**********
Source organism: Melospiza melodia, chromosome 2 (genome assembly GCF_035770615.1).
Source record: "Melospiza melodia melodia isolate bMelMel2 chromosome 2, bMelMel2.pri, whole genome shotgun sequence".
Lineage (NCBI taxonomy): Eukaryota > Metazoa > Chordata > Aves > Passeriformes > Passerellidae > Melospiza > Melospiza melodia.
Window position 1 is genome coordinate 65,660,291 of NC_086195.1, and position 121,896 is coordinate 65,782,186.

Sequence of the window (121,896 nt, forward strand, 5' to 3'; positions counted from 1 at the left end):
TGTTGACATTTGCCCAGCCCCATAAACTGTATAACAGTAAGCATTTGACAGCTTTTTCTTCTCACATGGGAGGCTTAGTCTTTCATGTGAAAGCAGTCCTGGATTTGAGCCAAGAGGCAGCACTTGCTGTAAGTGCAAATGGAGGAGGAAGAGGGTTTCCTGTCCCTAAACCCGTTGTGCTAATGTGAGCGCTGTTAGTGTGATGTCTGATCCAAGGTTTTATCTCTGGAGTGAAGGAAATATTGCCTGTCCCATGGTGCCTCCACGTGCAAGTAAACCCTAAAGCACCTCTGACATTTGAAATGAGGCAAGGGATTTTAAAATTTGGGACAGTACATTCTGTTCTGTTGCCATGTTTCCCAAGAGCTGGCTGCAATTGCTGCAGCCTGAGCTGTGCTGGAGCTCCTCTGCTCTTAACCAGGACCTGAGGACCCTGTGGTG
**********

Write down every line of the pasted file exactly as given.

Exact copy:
Source organism: Melospiza melodia, chromosome 2 (genome assembly GCF_035770615.1).
Source record: "Melospiza melodia melodia isolate bMelMel2 chromosome 2, bMelMel2.pri, whole genome shotgun sequence".
Lineage (NCBI taxonomy): Eukaryota > Metazoa > Chordata > Aves > Passeriformes > Passerellidae > Melospiza > Melospiza melodia.
Window position 1 is genome coordinate 65,660,291 of NC_086195.1, and position 121,896 is coordinate 65,782,186.

Sequence of the window (121,896 nt, forward strand, 5' to 3'; positions counted from 1 at the left end):
TGTTGACATTTGCCCAGCCCCATAAACTGTATAACAGTAAGCATTTGACAGCTTTTTCTTCTCACATGGGAGGCTTAGTCTTTCATGTGAAAGCAGTCCTGGATTTGAGCCAAGAGGCAGCACTTGCTGTAAGTGCAAATGGAGGAGGAAGAGGGTTTCCTGTCCCTAAACCCGTTGTGCTAATGTGAGCGCTGTTAGTGTGATGTCTGATCCAAGGTTTTATCTCTGGAGTGAAGGAAATATTGCCTGTCCCATGGTGCCTCCACGTGCAAGTAAACCCTAAAGCACCTCTGACATTTGAAATGAGGCAAGGGATTTTAAAATTTGGGACAGTACATTCTGTTCTGTTGCCATGTTTCCCAAGAGCTGGCTGCAATTGCTGCAGCCTGAGCTGTGCTGGAGCTCCTCTGCTCTTAACCAGGACCTGAGGACCCTGTGGTG